Since walking has a very low barrier to entry—there is no equipment or special instruction necessary—it can be a great way for a new exerciser to reconnect with his body. Starting a daily walking habit can help to improve the mind-body connection even if you do not have access to other workout possibilities.
Working out can often feel like a chore, and the fact that you are only disappointing yourself if you skip your workouts means that you might feel no qualms about playing hooky from exercise. For any new exerciser who loves to socialize, the trick is to find a way to work out with friends.
Joe Saul-Sehy, the creator and co-host of the Stacking Benjamins podcast, writes that his group of friends is what changed him from a non-exerciser to a marathoner: “Eight years ago I fell in with a group of friends who were all marathoners. I’d never really cared about running before. Now, eight years later, I’ve finished 11 and have two scheduled. The key? Surround yourself with a good support system of like-minded people.”
Here are some workouts that are both newbie-friendly, and a great way to socialize:
Group water aerobics classes are one of the staples of community center fitness offerings, and it can be a great way to get back into working out while enjoying the company of friends. These classes generally take place in shoulder-deep water and cycle through several traditional aerobics exercises, calisthenics and motions. The water both helps make these moves more feasible and offers light, low-impact resistance that helps to build muscle.
Generally, even non-swimmers can easily do water aerobics, and the pace of the class is often conducive to chatting while you exercise.
This oddly-named sport is one of the most popular new fitness trends among Baby Boomers. The game is a kind of mash-up between tennis, badminton, and ping-pong, and it is played by either two or four players. It is less strenuous than tennis or other traditional racket sports, but it still offers a good aerobic workout. It’s also an easy game to learn, so friends can pick up the rules and get to playing quickly and easily.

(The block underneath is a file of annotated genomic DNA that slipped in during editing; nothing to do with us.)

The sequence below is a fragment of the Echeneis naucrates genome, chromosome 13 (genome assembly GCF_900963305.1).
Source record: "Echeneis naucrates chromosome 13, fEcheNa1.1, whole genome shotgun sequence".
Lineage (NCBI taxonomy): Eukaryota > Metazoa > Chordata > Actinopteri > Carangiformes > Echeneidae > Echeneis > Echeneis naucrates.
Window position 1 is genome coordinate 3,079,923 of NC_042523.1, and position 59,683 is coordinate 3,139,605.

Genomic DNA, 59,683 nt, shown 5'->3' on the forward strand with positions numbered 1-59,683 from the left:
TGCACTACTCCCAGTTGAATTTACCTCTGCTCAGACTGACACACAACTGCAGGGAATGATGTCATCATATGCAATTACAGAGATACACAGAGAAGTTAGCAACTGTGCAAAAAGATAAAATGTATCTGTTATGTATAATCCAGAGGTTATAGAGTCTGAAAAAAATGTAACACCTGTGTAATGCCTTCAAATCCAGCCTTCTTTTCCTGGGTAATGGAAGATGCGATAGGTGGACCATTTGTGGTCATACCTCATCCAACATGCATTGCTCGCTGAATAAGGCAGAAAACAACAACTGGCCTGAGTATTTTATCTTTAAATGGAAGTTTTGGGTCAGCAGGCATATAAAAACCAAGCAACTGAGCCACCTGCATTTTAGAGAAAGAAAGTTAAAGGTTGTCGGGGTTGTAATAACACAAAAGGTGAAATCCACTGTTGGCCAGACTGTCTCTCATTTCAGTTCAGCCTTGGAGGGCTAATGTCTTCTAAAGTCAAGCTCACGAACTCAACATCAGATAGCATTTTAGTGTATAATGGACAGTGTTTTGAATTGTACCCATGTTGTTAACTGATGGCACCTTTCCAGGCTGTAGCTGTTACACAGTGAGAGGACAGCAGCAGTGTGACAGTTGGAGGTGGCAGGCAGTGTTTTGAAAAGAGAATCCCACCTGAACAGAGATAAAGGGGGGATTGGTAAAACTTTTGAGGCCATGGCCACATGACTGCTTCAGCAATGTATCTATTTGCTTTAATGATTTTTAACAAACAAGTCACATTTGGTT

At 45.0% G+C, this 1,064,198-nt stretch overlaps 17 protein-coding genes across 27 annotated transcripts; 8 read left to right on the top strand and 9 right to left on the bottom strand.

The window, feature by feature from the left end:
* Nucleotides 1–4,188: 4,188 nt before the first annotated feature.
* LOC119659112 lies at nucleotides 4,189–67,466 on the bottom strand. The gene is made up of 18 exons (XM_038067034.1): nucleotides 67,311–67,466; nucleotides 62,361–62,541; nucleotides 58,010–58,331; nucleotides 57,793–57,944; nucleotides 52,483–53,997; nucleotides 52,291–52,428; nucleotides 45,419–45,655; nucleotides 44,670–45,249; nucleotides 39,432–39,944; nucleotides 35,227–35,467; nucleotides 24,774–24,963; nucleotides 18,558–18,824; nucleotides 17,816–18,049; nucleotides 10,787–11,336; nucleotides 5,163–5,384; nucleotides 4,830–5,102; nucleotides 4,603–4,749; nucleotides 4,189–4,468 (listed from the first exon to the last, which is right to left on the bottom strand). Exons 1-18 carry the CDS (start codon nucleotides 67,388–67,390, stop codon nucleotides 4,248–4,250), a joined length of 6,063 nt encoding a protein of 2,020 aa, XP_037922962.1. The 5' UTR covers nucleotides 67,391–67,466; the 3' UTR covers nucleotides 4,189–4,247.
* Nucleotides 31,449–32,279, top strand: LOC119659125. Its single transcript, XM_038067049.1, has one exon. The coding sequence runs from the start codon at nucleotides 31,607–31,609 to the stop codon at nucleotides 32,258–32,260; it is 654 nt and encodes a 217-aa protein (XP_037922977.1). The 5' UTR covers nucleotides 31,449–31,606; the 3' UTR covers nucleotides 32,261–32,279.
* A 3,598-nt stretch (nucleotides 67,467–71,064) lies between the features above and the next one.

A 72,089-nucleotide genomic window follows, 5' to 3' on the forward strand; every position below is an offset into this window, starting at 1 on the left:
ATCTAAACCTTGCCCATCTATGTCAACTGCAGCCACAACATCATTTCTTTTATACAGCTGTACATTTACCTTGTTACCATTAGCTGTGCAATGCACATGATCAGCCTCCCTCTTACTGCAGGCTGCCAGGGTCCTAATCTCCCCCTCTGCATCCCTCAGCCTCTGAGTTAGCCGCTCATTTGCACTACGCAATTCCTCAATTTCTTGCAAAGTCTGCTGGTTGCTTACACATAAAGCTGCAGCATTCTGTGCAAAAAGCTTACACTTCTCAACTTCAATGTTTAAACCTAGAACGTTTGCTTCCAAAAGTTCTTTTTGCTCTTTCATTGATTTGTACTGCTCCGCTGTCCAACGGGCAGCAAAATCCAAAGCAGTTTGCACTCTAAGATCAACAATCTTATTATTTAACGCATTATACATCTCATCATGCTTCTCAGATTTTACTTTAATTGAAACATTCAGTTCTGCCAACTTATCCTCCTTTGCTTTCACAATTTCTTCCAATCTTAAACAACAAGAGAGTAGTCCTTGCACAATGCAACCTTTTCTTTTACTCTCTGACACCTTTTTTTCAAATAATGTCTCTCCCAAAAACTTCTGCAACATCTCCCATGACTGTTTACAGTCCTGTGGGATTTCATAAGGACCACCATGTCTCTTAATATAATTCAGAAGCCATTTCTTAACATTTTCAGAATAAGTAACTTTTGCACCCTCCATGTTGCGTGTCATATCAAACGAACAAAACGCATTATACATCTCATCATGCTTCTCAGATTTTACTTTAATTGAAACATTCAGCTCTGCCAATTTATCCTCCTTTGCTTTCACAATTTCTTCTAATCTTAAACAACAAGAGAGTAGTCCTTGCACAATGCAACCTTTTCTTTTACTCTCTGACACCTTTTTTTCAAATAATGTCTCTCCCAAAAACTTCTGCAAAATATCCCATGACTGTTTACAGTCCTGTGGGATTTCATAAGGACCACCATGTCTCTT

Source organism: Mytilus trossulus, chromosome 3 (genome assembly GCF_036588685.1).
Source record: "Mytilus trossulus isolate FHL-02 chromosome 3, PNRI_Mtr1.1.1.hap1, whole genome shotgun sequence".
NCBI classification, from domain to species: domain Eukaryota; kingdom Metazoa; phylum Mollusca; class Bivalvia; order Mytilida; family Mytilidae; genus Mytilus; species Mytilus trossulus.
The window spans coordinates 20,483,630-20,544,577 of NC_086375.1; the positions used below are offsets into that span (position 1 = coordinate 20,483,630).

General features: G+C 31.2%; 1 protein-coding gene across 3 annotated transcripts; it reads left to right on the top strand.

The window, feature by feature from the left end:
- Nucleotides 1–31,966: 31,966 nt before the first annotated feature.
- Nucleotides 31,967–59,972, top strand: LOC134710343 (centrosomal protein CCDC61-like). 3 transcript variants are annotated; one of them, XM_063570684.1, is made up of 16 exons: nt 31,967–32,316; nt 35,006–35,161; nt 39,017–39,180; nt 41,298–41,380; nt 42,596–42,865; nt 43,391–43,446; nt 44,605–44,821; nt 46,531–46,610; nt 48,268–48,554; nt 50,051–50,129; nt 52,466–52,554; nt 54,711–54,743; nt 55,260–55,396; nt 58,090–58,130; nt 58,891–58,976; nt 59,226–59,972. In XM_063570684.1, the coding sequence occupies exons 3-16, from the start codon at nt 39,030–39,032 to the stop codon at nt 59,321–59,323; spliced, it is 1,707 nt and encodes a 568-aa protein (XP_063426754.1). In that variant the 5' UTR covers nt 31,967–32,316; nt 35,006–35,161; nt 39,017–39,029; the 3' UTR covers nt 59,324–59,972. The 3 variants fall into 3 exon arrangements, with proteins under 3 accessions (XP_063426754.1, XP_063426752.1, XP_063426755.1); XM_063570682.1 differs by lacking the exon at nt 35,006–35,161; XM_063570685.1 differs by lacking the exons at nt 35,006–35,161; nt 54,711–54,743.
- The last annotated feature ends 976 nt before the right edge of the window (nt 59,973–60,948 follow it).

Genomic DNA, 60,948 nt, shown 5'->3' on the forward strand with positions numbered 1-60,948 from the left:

Eileen Lauer, of Milwaukee, Wisconsin, had never taken any fitness classes before trying a Zumba class out of curiosity: “I. Fell. In. Love. I love the music, the dancing, the work out, the camaraderie, and I couldn’t get enough of it.”
It turns out that Gloria Estefan was quite right—the rhythm is gonna to get you. Dance classes, from Zumba to line dancing, can be a great way to indulge your love of music and dance with some friends.
There are some important caveats to new exercisers who are jumping into dance classes, however. You do need to know your limitations and be willing to talk to the instructor about modifications if you need them. Hagan writes “PLEASE tell your instructor what you need. The good ones can modify up or down within their existing plan, and can certainly take requests for areas of improvement.” This is especially true for group dance classes.
Workouts You Can Do at Home
A common problem with committing to a workout routine is figuring out how to get your exercise in on busy days or during inclement weather. Whether you hope to do all of your workouts in the comfort of your own home, or you simply need to have some at-home workouts in your back pocket for the days you can’t make it to your fitness class, here are several options for beginner-friendly workouts you can always do from home:
This site offers free full-length workout videos for any ability level, in addition to full workout routines (which give you specific instructions for a several-weeks-long regimen), as well as healthy recipes. Emily Berry, of Wisconsin swears by this site: “I use Fitness Blender pretty religiously. No ads, no gimmicks, free workouts for any ability and however much time you have, including some really nice low-impact cardio routines.”
Resistance exercise is a good way to strengthen muscles and improve balance and flexibility while staving off age-related muscle loss. You might assume that you need to purchase weights or other equipment to start strength training at home, but that is simply not the case. There are many exercises you can do at home that require no equipment. U.S. News and World Report wrote up the 8 best equipment-free strength exercises for older adults in 2016. Make a habit of going through these 8 exercises three or four days a week, and you’ll see improvement in your fitness level.
Commit to Be Fit
Getting back into physical fitness is an investment in yourself. Finding a workout that you enjoy and that works for your ability level is the key to enjoying better health, a better mindset, and more energy. Why wouldn’t you commit to that?